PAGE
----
|(Photo from Taringa)
red-and-green macaw (en); arara-vermelha-grande (pt); ara à ailes vertes (fr); guacamayo rojo (es); grünflügelara (de)
This species is found throughout much of northern South America, ranging from Panama to Paraguay and east to the Guianas and Trinidad, through Brazil and south to Argentina.
The red-and-green macaw is 88-92 cm long and has a wingspan of 110-120 cm. They weigh 1.250-1.700 g.
They are mostly found in the canopies of lowland tropical forests, especially in gallery forests along rivers, but also in isolated tree stands, secondary vegetation and even in coconut and moriche palm plantations.
Their diet consists of seed, nuts, fruit, berries and buds, spending most of their day feeding in the treetops.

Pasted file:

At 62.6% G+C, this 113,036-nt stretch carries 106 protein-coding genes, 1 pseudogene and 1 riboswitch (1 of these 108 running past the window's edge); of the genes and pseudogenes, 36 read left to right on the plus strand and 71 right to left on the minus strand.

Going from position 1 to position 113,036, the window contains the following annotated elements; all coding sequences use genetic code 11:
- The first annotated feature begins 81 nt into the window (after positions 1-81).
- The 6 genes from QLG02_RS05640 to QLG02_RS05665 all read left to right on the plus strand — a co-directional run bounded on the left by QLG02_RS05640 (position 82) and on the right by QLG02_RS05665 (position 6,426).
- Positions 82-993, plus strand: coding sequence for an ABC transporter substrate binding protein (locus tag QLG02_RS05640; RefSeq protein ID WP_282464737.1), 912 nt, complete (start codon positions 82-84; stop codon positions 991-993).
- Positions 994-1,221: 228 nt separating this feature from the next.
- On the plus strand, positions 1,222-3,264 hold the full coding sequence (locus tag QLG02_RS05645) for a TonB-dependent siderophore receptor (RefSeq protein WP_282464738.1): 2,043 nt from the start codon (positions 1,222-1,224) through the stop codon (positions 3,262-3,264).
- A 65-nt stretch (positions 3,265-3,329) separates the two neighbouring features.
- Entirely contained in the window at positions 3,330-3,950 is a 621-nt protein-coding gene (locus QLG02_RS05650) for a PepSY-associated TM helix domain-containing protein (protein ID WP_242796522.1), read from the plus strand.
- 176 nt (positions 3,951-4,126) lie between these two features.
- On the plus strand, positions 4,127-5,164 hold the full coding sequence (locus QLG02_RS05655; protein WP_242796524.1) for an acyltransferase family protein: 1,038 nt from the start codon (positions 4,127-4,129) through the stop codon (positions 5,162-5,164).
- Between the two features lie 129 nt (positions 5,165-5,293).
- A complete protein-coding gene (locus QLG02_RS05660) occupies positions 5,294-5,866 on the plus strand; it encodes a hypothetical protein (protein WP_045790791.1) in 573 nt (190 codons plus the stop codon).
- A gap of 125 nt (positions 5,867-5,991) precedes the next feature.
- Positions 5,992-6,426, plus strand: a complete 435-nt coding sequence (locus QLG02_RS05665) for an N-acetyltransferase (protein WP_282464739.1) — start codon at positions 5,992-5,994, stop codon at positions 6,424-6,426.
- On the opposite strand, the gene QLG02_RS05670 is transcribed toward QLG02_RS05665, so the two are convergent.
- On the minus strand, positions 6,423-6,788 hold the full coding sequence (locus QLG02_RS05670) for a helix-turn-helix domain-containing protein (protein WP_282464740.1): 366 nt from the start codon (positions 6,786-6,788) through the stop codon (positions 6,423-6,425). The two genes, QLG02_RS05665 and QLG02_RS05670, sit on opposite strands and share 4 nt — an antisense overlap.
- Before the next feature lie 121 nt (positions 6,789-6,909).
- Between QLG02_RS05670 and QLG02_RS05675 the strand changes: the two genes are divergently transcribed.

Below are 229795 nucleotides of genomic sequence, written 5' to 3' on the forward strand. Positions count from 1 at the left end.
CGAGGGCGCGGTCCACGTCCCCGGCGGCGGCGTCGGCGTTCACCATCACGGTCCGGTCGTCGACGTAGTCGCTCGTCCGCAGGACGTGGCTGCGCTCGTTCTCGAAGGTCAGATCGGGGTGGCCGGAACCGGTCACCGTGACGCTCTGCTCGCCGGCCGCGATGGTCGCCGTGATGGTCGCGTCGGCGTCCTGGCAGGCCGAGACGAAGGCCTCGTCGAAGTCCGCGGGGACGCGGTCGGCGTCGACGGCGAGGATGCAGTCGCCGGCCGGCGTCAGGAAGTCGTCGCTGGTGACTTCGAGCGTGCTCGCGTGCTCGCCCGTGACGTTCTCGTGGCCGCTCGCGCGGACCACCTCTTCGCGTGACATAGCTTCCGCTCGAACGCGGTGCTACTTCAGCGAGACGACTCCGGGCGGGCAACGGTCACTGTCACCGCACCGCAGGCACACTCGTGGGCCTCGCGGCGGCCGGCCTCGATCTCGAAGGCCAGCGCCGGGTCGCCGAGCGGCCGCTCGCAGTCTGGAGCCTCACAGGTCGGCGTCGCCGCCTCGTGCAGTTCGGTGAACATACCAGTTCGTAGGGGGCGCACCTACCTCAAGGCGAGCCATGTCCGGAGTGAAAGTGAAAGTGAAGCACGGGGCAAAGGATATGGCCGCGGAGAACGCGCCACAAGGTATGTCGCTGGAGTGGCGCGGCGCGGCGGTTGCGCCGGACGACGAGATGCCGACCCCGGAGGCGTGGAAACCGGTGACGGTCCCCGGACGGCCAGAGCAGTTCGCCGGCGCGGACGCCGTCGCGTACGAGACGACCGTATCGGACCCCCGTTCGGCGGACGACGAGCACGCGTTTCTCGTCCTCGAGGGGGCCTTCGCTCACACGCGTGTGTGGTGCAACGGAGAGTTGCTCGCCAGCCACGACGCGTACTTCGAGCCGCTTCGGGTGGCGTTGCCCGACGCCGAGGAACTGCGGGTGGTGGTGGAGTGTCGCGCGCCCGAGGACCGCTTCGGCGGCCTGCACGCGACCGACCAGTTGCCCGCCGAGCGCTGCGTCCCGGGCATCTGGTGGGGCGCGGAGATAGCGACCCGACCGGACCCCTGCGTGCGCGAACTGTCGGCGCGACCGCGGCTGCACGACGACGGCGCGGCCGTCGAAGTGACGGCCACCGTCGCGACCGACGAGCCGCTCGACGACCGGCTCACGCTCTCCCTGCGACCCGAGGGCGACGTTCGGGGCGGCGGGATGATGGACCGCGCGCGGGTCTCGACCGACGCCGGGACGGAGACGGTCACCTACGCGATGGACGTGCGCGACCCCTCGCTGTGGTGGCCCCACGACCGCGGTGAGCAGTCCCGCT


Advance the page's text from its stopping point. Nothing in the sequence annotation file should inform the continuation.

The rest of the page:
Red-and-green macaws are monogamous and believed to pair for life. They breed in November-March, nesting in tree hollows, or in crevices in cliffs. The female lays 1-3 eggs, which she incubates alone for 25-28 days while being fed by the male. The chicks are fed by both parents and fledge 90-100 days after hatching. Even after fledging the young remain with their parents for up to 2 years.
IUCN status – LC (Least Concern)
This species has an extremely large breeding range and, although the global population size has not been quantified, this species is described as fairly common. The population is suspected to be in decline owing to ongoing habitat destruction and unsustainable levels of exploitation, but it is not considered threatened at present.